The quality of recycled PET is influenced by several factors, such as the equipment, raw material characteristics, and process conditions. To find the main factors and optimize the product quality, the suitable model is needed for the continuous liquid-phase polymerization of PET fabrics waste. There have been several efforts to model the liquid-phase polymerization using prepolymer with low molecular weight [2426] in order to guide and optimize production. Laubriet et al. [27] proposed a two-phase model (melt and vapor phases) to simulate the final polymerization process of PET. Kim et al. [28] extended the two-phase model to a multizone finishing reactor consisting of two rotating disk reactors using a prepolymer with low as the feed and compared their results with factory data. The accuracy of this model was limited to that of the molecular weight at the second outlet, which may be suitable for conventional PET due to its simple composition and consistent quality. To further improve the quality of recycled PET, the more relevant indexes should be by taken into account PET fabrics waste.

In practice, three product characteristics are essential in recycled PET, namely, intrinsic viscosity (IV), carboxyl end group concentration ([COOH]), and diethylene glycol content ([DEG]). IV is correlated with the molecular weight. Without an appropriate IV, the spun fibers can easily break and seriously lower the product quality. The carboxyl end group concentration determines the thermal, thermooxidation, and hydrolytic stability during processing and the color of the product [27]. A high [COOH] would accelerate PET degradation and leads to the more levels of carboxyl end group formation [29], the reduction of molecular weight, and breakage of the filaments during spinning. The DEG content influences the crystallization, but it improves the rate and uniformity of dyeing [30, 31]. Therefore, it is preferred to have a certain amount of DEG content to meet the demand for different products.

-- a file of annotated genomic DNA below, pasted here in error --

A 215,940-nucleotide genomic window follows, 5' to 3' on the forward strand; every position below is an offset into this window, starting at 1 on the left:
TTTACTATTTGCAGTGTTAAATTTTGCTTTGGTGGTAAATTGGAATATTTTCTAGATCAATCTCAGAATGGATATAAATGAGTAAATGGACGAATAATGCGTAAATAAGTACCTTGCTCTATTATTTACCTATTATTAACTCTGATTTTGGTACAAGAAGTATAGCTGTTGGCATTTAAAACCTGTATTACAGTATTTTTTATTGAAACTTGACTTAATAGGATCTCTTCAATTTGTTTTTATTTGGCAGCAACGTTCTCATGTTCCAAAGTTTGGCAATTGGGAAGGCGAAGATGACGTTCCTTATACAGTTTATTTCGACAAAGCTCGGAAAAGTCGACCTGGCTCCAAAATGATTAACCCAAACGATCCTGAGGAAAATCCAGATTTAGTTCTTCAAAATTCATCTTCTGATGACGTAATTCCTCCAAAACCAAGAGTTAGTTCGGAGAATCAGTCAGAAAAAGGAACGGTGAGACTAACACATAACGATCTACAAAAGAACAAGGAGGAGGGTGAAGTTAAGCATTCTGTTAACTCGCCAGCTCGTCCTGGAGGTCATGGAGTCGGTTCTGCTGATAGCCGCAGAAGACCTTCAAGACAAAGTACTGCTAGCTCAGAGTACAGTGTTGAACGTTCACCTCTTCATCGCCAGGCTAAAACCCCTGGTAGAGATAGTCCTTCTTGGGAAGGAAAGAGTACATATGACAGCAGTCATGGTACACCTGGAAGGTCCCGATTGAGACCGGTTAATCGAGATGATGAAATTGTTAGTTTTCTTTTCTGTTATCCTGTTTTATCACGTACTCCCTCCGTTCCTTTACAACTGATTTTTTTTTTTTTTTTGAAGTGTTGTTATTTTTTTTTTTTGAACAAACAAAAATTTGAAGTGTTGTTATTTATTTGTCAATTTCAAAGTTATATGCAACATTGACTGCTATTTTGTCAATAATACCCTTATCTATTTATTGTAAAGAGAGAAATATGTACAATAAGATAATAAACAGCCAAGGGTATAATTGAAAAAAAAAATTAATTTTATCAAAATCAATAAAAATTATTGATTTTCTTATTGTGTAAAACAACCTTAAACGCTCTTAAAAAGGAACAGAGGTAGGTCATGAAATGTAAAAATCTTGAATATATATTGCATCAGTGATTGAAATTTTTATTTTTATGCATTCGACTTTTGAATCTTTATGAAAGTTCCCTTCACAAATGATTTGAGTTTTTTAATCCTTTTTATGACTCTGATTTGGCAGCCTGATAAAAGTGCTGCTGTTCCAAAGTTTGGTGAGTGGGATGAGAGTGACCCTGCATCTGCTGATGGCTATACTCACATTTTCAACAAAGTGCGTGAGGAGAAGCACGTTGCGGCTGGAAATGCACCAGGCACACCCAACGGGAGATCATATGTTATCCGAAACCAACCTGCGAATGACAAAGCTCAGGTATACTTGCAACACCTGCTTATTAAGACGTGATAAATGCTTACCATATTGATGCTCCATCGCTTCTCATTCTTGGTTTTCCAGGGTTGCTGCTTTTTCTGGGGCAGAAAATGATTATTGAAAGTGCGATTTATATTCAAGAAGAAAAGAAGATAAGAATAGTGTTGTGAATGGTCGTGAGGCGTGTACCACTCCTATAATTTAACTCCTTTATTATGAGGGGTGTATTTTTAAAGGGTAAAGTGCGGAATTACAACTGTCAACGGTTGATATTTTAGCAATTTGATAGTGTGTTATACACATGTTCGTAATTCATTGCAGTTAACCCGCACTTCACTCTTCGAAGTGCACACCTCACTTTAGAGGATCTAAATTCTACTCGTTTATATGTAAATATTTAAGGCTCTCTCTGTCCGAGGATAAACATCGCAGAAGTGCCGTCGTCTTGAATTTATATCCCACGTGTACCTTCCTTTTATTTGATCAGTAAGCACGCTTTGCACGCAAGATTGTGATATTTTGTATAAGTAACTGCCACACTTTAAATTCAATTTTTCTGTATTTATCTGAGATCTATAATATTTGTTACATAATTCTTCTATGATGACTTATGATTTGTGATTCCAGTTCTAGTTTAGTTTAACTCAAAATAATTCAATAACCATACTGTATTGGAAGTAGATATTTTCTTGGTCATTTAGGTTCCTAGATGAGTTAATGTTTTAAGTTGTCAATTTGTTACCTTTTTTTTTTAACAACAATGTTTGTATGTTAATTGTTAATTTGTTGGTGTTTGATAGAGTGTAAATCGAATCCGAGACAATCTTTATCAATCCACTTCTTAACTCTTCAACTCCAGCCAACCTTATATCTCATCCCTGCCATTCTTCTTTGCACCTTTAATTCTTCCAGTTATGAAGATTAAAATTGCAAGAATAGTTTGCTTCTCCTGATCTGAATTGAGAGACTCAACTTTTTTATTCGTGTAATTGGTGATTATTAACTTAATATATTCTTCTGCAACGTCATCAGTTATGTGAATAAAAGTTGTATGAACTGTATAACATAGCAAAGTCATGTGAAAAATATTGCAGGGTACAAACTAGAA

This work proposes a novel combined reactor setup for PET fabrics waste. To improve the quality of recycled PET and meet specific product characteristics in practical production, the continuous liquid-phase polymerization in the reactor was modeled by optimizing and correcting existing models for the final stage of PET polymerization. The weight analysis of three indexes closely related to the quality of recycled PET (intrinsic viscosity, carboxyl end group concentration, and diethylene glycol content) was conducted based on the modeling and simulation, so as to determine the optimal process parameters, obtain the desired polymer properties, and provide useful reference for industrial production.

2. Experiments and Methods